This section reviews the current literature on medicinal plants including extracts, fractions, isolated compounds and natural products that have been demonstrated to have wound healing properties. Various electronic databases such as PubMed, Science Direct, SciFinder and Google Scholar were employed to search for plants, natural plant constituents and natural products that have been scientifically demonstrated to have wound healing activity using in vivo and in vitro wound models. Parameters used in the evaluation of an agent with wound healing properties include rate of wound contraction, tensile strength, antioxidant and antimicrobial activities, hydroxyproline content assay and histological investigations including re-epithelization, collagen synthesis, granulation, proliferation and differentiation of fibroblasts and keratinocytes in excision and incision wound model studies. Eighty-five medicinal plants belonging to 45 families, phytoconstituents including phenolics, oils and other substances including honey were identified as potential wound healing agents or possess wound healing properties using various wound healing models.
Part of the book: Wound Healing
The recommended diet for human infants within the first 6 months of life is breast milk. No other natural or artificial formulation has been able to match up to this gold standard. Mothers who have attempted to pursue exclusive breastfeeding can, however, attest to numerous nutritional and non-nutritional challenges mainly resulting in insufficient milk production (hypogalactia) or the absence of milk production (agalactia). There are very few and officially recommended orthodox drugs to increase lactation. The most widely used galactagogues being chlorpromazine, sulpiride, metoclopramide and domperidone are associated with very high incidences of unpleasant side effects including their extra-pyramidal effects in both mother and infant. There is therefore a need to keep searching for more acceptable galactagogues. This section reviews current literature on medicinal plants used within the local Ghanaian community to enhance lactation. Various electronic databases such as PubMed, Science Direct, SciFinder and Google Scholar as well as published books on Ghanaian medicinal plants were searched. A total of 22 plants belonging to 13 families were reviewed with regards to their medicinal values, information on lactation and toxicity.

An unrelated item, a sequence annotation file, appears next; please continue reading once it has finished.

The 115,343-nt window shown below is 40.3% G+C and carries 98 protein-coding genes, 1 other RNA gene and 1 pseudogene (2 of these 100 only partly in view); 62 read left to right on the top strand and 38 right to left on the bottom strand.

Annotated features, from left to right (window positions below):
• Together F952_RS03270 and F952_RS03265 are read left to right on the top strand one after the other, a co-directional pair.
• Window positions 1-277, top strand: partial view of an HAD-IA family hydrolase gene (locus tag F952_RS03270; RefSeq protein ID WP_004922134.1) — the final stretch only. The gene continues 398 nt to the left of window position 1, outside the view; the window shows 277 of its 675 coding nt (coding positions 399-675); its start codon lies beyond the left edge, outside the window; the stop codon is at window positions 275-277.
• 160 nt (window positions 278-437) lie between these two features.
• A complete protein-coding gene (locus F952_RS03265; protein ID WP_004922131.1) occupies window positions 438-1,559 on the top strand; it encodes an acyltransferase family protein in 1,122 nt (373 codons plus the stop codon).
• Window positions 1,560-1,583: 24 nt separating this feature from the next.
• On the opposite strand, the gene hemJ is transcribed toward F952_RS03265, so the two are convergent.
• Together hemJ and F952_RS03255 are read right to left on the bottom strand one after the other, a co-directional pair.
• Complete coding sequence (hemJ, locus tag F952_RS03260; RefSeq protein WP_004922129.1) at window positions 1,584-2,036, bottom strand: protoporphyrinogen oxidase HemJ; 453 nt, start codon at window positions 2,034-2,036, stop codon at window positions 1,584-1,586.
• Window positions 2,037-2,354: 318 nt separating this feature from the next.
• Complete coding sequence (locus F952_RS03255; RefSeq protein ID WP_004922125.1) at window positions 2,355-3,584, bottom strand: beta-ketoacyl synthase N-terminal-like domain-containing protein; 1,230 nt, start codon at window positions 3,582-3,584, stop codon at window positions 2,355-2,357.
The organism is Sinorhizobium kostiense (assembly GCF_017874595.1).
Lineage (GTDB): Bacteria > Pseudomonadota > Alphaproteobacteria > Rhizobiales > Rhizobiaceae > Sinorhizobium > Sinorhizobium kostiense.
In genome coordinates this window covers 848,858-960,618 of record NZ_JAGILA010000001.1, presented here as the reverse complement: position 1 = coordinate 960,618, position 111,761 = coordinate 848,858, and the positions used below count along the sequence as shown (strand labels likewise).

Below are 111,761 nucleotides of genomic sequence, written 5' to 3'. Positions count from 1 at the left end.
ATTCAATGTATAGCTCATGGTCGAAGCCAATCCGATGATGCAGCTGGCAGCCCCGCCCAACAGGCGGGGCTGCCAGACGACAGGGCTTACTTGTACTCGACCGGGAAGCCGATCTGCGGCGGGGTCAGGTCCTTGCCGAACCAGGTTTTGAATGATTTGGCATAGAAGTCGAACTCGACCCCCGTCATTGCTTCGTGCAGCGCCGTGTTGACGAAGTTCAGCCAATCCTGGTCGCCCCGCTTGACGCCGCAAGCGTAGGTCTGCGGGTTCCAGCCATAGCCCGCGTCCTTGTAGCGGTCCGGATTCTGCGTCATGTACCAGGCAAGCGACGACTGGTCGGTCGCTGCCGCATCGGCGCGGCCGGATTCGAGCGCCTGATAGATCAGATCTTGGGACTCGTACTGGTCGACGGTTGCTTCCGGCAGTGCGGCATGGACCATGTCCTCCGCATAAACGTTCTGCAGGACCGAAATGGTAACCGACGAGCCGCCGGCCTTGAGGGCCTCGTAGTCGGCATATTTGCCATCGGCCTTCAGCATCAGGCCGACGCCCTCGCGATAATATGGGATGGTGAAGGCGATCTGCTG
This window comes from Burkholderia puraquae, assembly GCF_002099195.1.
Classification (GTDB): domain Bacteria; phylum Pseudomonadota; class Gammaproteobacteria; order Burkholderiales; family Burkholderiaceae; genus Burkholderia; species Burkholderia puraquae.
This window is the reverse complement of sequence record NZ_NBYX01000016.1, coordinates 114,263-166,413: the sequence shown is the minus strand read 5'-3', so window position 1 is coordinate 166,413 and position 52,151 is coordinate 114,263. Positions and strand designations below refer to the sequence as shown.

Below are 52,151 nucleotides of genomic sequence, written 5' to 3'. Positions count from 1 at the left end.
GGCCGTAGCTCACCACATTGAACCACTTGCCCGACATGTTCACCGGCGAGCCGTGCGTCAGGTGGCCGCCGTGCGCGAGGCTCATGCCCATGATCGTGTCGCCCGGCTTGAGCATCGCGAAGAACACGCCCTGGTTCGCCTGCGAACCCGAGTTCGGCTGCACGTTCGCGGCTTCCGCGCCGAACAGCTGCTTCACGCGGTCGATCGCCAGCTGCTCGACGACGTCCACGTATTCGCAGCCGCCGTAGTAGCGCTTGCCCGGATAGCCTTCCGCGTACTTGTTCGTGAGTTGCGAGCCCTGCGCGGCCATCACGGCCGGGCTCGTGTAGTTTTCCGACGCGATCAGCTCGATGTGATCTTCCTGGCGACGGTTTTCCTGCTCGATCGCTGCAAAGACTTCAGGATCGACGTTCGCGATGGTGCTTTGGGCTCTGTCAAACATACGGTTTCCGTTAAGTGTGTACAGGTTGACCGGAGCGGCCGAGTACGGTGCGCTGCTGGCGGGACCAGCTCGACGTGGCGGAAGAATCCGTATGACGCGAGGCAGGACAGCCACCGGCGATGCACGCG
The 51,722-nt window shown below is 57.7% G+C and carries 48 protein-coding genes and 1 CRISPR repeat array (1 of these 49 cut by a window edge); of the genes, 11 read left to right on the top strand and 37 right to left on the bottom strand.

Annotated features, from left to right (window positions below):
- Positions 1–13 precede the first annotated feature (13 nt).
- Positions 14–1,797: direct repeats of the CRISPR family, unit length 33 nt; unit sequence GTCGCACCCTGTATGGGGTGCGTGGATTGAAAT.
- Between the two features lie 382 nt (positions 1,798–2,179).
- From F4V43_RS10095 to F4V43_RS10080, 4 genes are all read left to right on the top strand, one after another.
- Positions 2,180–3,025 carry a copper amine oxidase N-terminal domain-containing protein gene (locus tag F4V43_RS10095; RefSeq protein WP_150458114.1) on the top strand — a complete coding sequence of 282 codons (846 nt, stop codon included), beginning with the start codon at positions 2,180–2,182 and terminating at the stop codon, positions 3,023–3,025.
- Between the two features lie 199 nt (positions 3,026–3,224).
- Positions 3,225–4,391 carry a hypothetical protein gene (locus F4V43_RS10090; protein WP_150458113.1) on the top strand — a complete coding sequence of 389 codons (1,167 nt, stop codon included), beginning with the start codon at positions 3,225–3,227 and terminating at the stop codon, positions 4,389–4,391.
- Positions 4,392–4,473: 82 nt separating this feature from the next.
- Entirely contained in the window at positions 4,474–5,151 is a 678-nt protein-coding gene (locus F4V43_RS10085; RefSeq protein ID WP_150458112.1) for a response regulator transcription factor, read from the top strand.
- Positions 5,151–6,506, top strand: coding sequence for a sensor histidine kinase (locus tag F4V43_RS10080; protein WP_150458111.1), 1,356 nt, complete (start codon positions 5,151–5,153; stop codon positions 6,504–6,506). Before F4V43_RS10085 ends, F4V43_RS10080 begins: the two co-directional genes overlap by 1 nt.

Part of the book: Pharmacognosy